Mars Express Radar to Be Deployed
The European Space Agency's Mars Express orbiter will soon
deploy its radar instrument for the first time. The instrument
is designed to look below the surface of Mars for different
layers of material, most notably water.
Image right: Artist's concept showing how Mars Advanced Radar for
Subsurface and Ionosphere Sounding instrument will look for water. Image credit: ESA
Once the deployment is successful, the Mars Advanced Radar for
Subsurface and Ionosphere Sounding (Marsis) instrument will
complement the orbiter's study of the planet's atmosphere and
surface. The instrument was funded by NASA and the Italian
Space Agency and developed by the University of Rome, Italy, in
partnership with NASA's Jet Propulsion Laboratory, Pasadena,
The instrument's co-principal investigator, Dr. Jeffrey Plaut
of JPL said, "We look forward to the start of the Marsis
experiment, and to becoming full partners in the mission of
discovery that is Mars Express. The radar gives us two ways to
explore the fate of the water that once flowed on the surface
of Mars. We will probe beneath the surface for evidence of
frozen or liquid reservoirs, and we will study the outer
fringes of Mars' atmosphere, where the planet may have lost its
water to space."
The deployment of the three radar booms will take place in
three phases, in a window spanning from May 2 to 12. These
operations will be initiated and monitored from the European
Space Agency's European Space Operations Centre in Darmstadt,
Germany. Each boom will be deployed separately, with the two 20-
meter-long (66-foot-long) dipole booms to be unfurled first and
the 7-meter (23-foot) monopole boom to follow a few days later.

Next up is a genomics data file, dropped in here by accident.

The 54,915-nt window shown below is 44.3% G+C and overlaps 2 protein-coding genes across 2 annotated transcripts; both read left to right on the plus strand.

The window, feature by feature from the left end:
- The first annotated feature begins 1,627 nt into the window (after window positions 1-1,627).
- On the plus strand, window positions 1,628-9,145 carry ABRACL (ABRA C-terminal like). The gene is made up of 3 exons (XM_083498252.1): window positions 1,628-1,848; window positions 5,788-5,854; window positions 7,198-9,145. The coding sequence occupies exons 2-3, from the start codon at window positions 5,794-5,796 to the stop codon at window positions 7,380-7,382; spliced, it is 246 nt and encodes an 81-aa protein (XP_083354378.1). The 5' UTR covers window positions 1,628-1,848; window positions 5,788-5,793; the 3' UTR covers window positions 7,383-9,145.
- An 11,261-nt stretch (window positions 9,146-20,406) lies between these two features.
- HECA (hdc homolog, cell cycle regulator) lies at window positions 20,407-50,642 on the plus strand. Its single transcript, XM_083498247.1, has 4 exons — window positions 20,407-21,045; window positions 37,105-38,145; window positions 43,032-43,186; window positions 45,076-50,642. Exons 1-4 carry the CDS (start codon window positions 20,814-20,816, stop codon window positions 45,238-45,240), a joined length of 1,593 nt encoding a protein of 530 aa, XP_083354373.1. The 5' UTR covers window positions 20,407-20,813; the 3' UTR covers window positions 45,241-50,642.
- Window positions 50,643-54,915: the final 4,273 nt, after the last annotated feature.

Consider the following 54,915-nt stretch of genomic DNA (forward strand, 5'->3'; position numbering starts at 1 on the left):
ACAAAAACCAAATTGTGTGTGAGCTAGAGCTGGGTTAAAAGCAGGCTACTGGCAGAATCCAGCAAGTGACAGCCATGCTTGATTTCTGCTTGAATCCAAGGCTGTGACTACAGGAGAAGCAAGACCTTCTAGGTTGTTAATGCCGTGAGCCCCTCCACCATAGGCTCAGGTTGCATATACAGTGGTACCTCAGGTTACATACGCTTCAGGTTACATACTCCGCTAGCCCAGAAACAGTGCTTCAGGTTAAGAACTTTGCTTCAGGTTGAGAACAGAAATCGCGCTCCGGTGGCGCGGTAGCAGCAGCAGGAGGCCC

Before each deployment, the spacecraft will be placed in a
'robust' attitude control mode, which will allow it to tumble
freely while the boom extends before regaining standard
pointing to the Sun and Earth.
The result of each deployment can be assessed only after a
series of tests, each taking a few days. After the deployment
of the three booms, European Space Agency engineers will start
the analysis of the complete behavior of the satellite to be
able to confirm the overall success of the operation. The
current schedule is subject to change, due to the timing and
nature of the complex series of operations.
Once deployment is complete, the Marsis instrument will undergo
three weeks of commissioning before the start of actual science
investigations. This timing coincides with the spacecraft's
orbit reaching a favorable position to examine one of the prime
targets for radar observations.
JPL's Richard Horttor, project manager for NASA's roles in the
Mars Express mission, said, "The first data from the radar next
month will signal the success of an innovative international
partnership." Italy provided the instrument's digital
processing system and integrated the parts. The University of
Iowa, Iowa City, built the transmitter for the instrument, JPL
built the receiver and Astro Aerospace, Carpinteria, Calif.,
built the antenna.
JPL is a division of the California Institute of Technology in
Guy Webster (818) 354-6278
Jet Propulsion Laboratory, Pasadena, Calif.
Dolores Beasley (202) 358-1753
NASA Headquarters, Washington